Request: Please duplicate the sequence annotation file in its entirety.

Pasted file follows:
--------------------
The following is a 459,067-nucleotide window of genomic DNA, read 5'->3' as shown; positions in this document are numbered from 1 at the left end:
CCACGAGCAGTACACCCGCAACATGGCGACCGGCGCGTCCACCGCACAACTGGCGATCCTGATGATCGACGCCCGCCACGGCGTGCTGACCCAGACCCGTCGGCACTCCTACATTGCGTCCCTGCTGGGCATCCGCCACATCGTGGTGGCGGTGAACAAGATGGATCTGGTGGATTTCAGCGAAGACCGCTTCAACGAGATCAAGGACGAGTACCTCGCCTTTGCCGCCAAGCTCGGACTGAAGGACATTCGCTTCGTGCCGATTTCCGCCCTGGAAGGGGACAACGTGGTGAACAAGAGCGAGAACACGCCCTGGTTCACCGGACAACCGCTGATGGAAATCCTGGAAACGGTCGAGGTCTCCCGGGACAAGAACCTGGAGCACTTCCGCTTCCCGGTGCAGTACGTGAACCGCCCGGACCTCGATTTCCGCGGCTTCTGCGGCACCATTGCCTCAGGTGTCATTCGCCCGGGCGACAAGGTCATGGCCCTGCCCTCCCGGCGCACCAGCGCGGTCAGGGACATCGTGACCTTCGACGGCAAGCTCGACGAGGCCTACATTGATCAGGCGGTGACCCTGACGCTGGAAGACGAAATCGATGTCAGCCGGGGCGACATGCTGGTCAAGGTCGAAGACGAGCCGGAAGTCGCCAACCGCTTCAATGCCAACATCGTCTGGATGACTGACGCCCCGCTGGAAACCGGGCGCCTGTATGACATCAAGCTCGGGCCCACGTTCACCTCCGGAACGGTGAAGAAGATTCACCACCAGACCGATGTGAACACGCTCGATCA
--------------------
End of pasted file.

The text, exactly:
The following is a 459,067-nucleotide window of genomic DNA, read 5'->3' as shown; positions in this document are numbered from 1 at the left end:
CCACGAGCAGTACACCCGCAACATGGCGACCGGCGCGTCCACCGCACAACTGGCGATCCTGATGATCGACGCCCGCCACGGCGTGCTGACCCAGACCCGTCGGCACTCCTACATTGCGTCCCTGCTGGGCATCCGCCACATCGTGGTGGCGGTGAACAAGATGGATCTGGTGGATTTCAGCGAAGACCGCTTCAACGAGATCAAGGACGAGTACCTCGCCTTTGCCGCCAAGCTCGGACTGAAGGACATTCGCTTCGTGCCGATTTCCGCCCTGGAAGGGGACAACGTGGTGAACAAGAGCGAGAACACGCCCTGGTTCACCGGACAACCGCTGATGGAAATCCTGGAAACGGTCGAGGTCTCCCGGGACAAGAACCTGGAGCACTTCCGCTTCCCGGTGCAGTACGTGAACCGCCCGGACCTCGATTTCCGCGGCTTCTGCGGCACCATTGCCTCAGGTGTCATTCGCCCGGGCGACAAGGTCATGGCCCTGCCCTCCCGGCGCACCAGCGCGGTCAGGGACATCGTGACCTTCGACGGCAAGCTCGACGAGGCCTACATTGATCAGGCGGTGACCCTGACGCTGGAAGACGAAATCGATGTCAGCCGGGGCGACATGCTGGTCAAGGTCGAAGACGAGCCGGAAGTCGCCAACCGCTTCAATGCCAACATCGTCTGGATGACTGACGCCCCGCTGGAAACCGGGCGCCTGTATGACATCAAGCTCGGGCCCACGTTCACCTCCGGAACGGTGAAGAAGATTCACCACCAGACCGATGTGAACACGCTCGATCA